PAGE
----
When at last the United States Government established its Assay Office, it was hoped that like the previous expedients, it would soon be replaced by a Branch Mint, and that in the meantime its official stamp would not only guarantee to the miner a fair percentage of the precious metal for the possession of which he had borne so many privations and hardships, but would also rescue him from the clutches of the gold-dust brokers.

It was regarded as a compromise, and as it seemed to guarantee the definite value of at least a portion of the bullion which circumstances compelled to serve in place of coinage, it was patronized to such a degree that very soon after it began operations the only circulating medium consisted of the octagonal slugs.

From the time of its establishment, so far as can be learned, private coins were invariably refused at the Custom House, but T. Butler King, the Collector of the Port of San Francisco, was instructed by Secretary Corwin to accept the ingots bearing the stamp of the United States Assay Office in payment of duties.

Thereafter, and until October, 1852, importers were enjoying the relief which these afforded from the manipulations of the brokers, which compelled them to pay a premium for the privilege of changing a coin that had been demonstrated beyond any doubt, by the United States Mint Assayers at Philadelphia, to possess an intrinsic value of $50. 10, when presented there in bulk.

Occasional complaints were heard, because the Assay Office could not at once coin any but the bulky pieces, which were likened to the “Plagues of Egypt,” but the benefit was generally recognized when these were compared with the utterly untrustworthy character of a number of the private issues that had victimized every phase of California life in 1849 and 1850.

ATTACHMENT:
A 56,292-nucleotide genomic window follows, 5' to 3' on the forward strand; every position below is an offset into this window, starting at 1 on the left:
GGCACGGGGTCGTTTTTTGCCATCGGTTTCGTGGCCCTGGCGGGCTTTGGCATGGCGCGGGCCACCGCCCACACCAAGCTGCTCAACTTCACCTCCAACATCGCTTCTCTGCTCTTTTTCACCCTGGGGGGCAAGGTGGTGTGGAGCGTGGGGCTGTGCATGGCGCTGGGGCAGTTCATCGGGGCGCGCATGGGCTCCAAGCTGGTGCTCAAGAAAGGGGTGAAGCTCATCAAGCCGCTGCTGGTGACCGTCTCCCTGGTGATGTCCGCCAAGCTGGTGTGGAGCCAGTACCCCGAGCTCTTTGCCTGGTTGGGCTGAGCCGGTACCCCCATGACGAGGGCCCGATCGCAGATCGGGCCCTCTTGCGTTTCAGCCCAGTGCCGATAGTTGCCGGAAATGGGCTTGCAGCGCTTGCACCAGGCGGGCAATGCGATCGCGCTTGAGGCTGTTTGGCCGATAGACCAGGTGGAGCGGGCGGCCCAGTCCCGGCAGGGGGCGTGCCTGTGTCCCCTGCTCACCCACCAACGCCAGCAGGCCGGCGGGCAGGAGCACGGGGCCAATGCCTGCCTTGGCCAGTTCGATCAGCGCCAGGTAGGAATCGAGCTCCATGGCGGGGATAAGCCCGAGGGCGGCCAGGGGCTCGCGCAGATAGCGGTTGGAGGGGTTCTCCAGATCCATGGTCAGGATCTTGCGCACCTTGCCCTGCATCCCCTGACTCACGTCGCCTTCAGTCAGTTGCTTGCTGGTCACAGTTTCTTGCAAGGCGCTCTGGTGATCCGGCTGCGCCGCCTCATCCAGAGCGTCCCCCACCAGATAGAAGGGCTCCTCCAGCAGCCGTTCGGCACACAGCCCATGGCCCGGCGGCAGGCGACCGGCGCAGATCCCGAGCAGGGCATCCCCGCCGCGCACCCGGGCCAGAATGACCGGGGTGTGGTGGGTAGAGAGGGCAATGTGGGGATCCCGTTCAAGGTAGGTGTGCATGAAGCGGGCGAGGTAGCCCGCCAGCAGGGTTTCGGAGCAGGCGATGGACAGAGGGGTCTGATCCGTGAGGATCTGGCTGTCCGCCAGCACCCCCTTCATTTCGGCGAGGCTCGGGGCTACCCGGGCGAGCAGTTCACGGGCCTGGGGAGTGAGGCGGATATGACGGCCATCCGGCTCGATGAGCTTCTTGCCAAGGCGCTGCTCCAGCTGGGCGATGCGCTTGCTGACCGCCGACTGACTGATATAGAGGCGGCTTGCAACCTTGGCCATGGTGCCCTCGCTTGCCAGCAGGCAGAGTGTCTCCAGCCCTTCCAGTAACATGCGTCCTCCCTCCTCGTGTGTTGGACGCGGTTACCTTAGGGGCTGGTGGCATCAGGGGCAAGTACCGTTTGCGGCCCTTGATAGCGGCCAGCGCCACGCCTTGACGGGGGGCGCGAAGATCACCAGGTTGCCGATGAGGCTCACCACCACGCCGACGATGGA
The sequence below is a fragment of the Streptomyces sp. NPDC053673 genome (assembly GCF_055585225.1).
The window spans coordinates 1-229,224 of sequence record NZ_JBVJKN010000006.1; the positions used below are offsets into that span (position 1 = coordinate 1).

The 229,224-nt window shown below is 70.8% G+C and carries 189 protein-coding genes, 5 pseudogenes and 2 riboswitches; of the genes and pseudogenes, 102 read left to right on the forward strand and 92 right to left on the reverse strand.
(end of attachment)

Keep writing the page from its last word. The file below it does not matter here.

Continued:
It was therefore a staggering blow to the mercantile community when the ingots with the stamp of the Government Assayer were refused by Collector King, in accordance with instructions from Assistant Secretary Hodge, of the Treasury Department at Washington, and the trivial reason was given that these issues of the Assay Office did not come within the requirements of the new United States law, which required that only gold coins of the standard of fineness of the regular coinage — 900/1000—should be received.

While the ingots issued by the Assay Office could not be considered as coin, they might well be regarded as fulfilling the same functions — which they did, for there is no higher function of a piece of money than its acceptance for the payment of duties at one of the United States Custom Houses — and the circumstances under which they were struck, bearing the guarantee of the officials appointed by the Government itself, put them on an entirely different footing from all the necessity pieces which had preceded them.

The reason for this refusal was a mere technicality, which would have been laughable but for the serious consequences involved.

This technicality lay in the fact that the coins of the Assay Office were not of the standard of fineness of the United States coinage (900/1000, as stated above), but only of the fineness of the average California gold, which ranged from 884 to 887 one-thousandths.